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Clever reuse of heritage awarded at 2019 Australian Urban Design Awards

Urban design projects that connect cities to their “best assets” – their waterways – dominated the 2019 Australian Urban Design Awards in Melbourne on Wednesday evening.

The mixed-use Howard Smith Wharves precinct on the site of heritage-listed wharves in Brisbane by HSW Nominees, Urbis and Woods Bagot was one winner of prize for built projects on a city and regional scale.

The Maitland Levee and Riverlink Building by McGregor Coxall & Chrof that reconnected the city centre of Maitland to the Hunter River was the other winner of this built projects prize.

According to Malcolm Snow, the new jury chair and the chief executive officer of the City Renewal Authority in Canberra, both were very different projects but were rewarded for successfully linking the urban fabric with the water.

The heritage requirements of the Brisbane project posed a challenge but the designers came up with clever adaptive reuses for these existing structures, he said.

Another interesting reuse project won the built projects award at the local and neighbourhood level, the Flour Mill of Summer Hill in Sydney by Hassell.

Snow says as cities change and densify rapidly retention and reuse of heritage buildings is rare, but when done well these projects can successfully mesh the old with the new.

It’s also important for inner urban projects to be “really versatile” and cater to a range of uses, such as and the Ferrars Street Education & Community Precinct (Victoria) by Tract.

The precinct in Fishermans Bend includes Victoria’s first “vertical school” as well as an early learning centre, maternal and child health, multipurpose community rooms and indoor and outdoor multipurpose sports courts which are open to the community.

Giving prominence to public spaces remains essential in any good urban design project, but Snow also says there’s still room for improvement on human-centred design.

He says that environmental sustainability has “become mainstream now” but social sustainability hasn’t historically got enough attention.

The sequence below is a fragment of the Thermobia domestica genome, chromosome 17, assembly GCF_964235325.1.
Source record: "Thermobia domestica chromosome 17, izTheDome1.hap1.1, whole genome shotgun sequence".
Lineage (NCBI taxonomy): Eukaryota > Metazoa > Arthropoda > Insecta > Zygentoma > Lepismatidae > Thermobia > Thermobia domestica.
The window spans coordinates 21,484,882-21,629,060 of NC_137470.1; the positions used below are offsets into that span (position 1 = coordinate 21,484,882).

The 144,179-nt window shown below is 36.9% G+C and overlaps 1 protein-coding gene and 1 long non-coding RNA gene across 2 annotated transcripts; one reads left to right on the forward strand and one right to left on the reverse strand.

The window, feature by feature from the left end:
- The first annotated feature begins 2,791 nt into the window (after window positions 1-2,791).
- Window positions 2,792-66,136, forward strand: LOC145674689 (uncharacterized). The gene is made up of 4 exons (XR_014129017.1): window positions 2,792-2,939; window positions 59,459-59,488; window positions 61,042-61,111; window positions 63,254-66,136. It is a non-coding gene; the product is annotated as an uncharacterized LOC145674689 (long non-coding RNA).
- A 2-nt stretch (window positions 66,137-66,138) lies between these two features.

People centred urban design is now on the rise.

“Good design is serving the community.”

Winner of the leadership, advocacy and research – city and regional scale was the Building Height Standards Review of the Hobart CBD by Leigh Woolley Architect + Urban Design Consultant.

The analysis uses modelling technology to map Hobart’s topography, built form, lot configuration, and views coming to and from the city centre. The research will inform planning regulations around height and setback to ensure the city’s relationship to its distinctive surrounding landforms is not lost.

“Many cities have lost that connection to the surrounding landscape in an unthinking way. Fortunately, Hobart has realised this before it’s too late.

Snow has been part of the jury for four years and this year was his first as jury chair.

He said entries have got “better and better” in this time.

“At a time when the ‘wicked problems’ confronting our urban environments and the communities they support are dramatically rising, this year’s award winners are proof-positive that Australia’s urban designers are equal to that challenge,” Snow said.

For more details and the full list of award winners visit urbandesignawards.com.au

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